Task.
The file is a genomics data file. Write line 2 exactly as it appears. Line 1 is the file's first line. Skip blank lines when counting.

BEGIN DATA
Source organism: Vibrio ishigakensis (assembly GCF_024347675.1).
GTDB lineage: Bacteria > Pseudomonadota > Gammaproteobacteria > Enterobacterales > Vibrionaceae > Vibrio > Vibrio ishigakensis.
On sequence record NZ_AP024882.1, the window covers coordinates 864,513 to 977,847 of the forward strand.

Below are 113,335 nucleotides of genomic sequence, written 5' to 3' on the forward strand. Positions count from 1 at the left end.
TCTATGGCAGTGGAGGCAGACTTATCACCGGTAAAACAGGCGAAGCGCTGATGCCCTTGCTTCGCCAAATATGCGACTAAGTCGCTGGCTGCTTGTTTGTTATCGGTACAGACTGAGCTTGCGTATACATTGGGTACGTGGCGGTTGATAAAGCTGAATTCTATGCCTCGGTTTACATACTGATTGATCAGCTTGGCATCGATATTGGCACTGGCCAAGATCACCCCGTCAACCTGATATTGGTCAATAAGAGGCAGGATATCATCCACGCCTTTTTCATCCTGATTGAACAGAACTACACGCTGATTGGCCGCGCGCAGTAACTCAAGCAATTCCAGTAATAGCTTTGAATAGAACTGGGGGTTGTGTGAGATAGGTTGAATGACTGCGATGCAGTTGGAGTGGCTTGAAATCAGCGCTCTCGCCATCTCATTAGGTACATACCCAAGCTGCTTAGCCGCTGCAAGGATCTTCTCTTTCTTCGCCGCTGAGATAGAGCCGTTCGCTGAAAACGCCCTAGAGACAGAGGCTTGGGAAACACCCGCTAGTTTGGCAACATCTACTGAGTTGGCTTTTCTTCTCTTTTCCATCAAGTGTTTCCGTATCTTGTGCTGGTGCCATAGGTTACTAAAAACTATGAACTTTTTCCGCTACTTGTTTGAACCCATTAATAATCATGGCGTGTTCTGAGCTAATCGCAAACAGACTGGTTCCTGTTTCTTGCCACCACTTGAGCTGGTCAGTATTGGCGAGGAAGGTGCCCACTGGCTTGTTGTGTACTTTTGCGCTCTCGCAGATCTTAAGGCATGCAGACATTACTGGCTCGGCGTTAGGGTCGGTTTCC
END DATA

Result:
GTDB lineage: Bacteria > Pseudomonadota > Gammaproteobacteria > Enterobacterales > Vibrionaceae > Vibrio > Vibrio ishigakensis.